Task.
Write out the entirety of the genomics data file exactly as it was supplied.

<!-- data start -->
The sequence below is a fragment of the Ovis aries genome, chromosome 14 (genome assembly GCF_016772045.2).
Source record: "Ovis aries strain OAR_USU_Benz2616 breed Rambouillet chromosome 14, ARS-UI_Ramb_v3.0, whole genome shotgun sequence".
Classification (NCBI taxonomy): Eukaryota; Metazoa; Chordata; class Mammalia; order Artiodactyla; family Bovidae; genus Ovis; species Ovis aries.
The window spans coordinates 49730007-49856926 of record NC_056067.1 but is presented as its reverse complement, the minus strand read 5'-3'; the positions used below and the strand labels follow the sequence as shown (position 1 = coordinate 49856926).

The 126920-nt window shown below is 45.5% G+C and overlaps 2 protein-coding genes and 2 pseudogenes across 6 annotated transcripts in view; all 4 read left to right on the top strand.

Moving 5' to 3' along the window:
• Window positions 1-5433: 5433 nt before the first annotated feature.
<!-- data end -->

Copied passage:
The sequence below is a fragment of the Ovis aries genome, chromosome 14 (genome assembly GCF_016772045.2).
Source record: "Ovis aries strain OAR_USU_Benz2616 breed Rambouillet chromosome 14, ARS-UI_Ramb_v3.0, whole genome shotgun sequence".
Classification (NCBI taxonomy): Eukaryota; Metazoa; Chordata; class Mammalia; order Artiodactyla; family Bovidae; genus Ovis; species Ovis aries.
The window spans coordinates 49730007-49856926 of record NC_056067.1 but is presented as its reverse complement, the minus strand read 5'-3'; the positions used below and the strand labels follow the sequence as shown (position 1 = coordinate 49856926).

The 126920-nt window shown below is 45.5% G+C and overlaps 2 protein-coding genes and 2 pseudogenes across 6 annotated transcripts in view; all 4 read left to right on the top strand.

Moving 5' to 3' along the window:
• Window positions 1-5433: 5433 nt before the first annotated feature.